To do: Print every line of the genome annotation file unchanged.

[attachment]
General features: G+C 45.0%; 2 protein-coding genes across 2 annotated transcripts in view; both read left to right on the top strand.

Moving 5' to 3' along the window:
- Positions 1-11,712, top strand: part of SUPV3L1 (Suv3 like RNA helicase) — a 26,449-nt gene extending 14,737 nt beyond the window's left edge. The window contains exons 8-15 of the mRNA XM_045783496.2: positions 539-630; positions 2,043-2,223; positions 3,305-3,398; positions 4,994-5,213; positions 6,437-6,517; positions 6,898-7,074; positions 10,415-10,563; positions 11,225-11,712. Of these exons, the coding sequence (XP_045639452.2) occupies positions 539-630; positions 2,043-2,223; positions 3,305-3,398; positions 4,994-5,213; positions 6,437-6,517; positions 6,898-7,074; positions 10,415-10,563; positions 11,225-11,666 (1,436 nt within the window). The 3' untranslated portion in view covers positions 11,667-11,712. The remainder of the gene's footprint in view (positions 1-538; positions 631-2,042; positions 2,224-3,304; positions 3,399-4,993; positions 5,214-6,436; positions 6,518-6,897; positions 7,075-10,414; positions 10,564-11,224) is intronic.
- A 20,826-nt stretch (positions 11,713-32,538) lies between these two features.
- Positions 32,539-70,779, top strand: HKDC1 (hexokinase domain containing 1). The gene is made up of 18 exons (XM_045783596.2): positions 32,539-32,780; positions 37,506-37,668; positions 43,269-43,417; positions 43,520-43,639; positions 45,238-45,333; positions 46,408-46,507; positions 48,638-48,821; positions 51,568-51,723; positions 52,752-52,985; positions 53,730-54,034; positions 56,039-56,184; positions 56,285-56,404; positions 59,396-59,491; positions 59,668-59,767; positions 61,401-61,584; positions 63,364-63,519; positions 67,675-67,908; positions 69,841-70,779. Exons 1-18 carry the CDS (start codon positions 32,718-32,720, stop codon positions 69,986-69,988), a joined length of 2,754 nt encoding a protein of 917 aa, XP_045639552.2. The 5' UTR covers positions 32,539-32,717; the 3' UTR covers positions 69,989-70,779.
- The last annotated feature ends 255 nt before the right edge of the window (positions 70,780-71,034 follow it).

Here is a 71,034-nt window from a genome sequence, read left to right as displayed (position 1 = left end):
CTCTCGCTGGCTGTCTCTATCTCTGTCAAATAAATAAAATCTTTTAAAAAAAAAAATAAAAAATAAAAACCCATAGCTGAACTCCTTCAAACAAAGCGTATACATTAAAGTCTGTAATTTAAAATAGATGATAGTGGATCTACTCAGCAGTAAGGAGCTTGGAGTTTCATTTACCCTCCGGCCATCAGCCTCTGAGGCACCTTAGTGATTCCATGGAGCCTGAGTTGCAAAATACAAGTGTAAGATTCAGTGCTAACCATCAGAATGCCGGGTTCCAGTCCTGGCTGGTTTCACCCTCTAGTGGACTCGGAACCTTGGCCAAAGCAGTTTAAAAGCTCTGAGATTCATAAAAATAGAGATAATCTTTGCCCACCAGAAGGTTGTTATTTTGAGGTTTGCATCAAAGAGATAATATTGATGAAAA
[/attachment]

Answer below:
General features: G+C 45.0%; 2 protein-coding genes across 2 annotated transcripts in view; both read left to right on the top strand.

Moving 5' to 3' along the window:
- Positions 1-11,712, top strand: part of SUPV3L1 (Suv3 like RNA helicase) — a 26,449-nt gene extending 14,737 nt beyond the window's left edge. The window contains exons 8-15 of the mRNA XM_045783496.2: positions 539-630; positions 2,043-2,223; positions 3,305-3,398; positions 4,994-5,213; positions 6,437-6,517; positions 6,898-7,074; positions 10,415-10,563; positions 11,225-11,712. Of these exons, the coding sequence (XP_045639452.2) occupies positions 539-630; positions 2,043-2,223; positions 3,305-3,398; positions 4,994-5,213; positions 6,437-6,517; positions 6,898-7,074; positions 10,415-10,563; positions 11,225-11,666 (1,436 nt within the window). The 3' untranslated portion in view covers positions 11,667-11,712. The remainder of the gene's footprint in view (positions 1-538; positions 631-2,042; positions 2,224-3,304; positions 3,399-4,993; positions 5,214-6,436; positions 6,518-6,897; positions 7,075-10,414; positions 10,564-11,224) is intronic.
- A 20,826-nt stretch (positions 11,713-32,538) lies between these two features.
- Positions 32,539-70,779, top strand: HKDC1 (hexokinase domain containing 1). The gene is made up of 18 exons (XM_045783596.2): positions 32,539-32,780; positions 37,506-37,668; positions 43,269-43,417; positions 43,520-43,639; positions 45,238-45,333; positions 46,408-46,507; positions 48,638-48,821; positions 51,568-51,723; positions 52,752-52,985; positions 53,730-54,034; positions 56,039-56,184; positions 56,285-56,404; positions 59,396-59,491; positions 59,668-59,767; positions 61,401-61,584; positions 63,364-63,519; positions 67,675-67,908; positions 69,841-70,779. Exons 1-18 carry the CDS (start codon positions 32,718-32,720, stop codon positions 69,986-69,988), a joined length of 2,754 nt encoding a protein of 917 aa, XP_045639552.2. The 5' UTR covers positions 32,539-32,717; the 3' UTR covers positions 69,989-70,779.
- The last annotated feature ends 255 nt before the right edge of the window (positions 70,780-71,034 follow it).

Here is a 71,034-nt window from a genome sequence, read left to right as displayed (position 1 = left end):
CTCTCGCTGGCTGTCTCTATCTCTGTCAAATAAATAAAATCTTTTAAAAAAAAAAATAAAAAATAAAAACCCATAGCTGAACTCCTTCAAACAAAGCGTATACATTAAAGTCTGTAATTTAAAATAGATGATAGTGGATCTACTCAGCAGTAAGGAGCTTGGAGTTTCATTTACCCTCCGGCCATCAGCCTCTGAGGCACCTTAGTGATTCCATGGAGCCTGAGTTGCAAAATACAAGTGTAAGATTCAGTGCTAACCATCAGAATGCCGGGTTCCAGTCCTGGCTGGTTTCACCCTCTAGTGGACTCGGAACCTTGGCCAAAGCAGTTTAAAAGCTCTGAGATTCATAAAAATAGAGATAATCTTTGCCCACCAGAAGGTTGTTATTTTGAGGTTTGCATCAAAGAGATAATATTGATGAAAA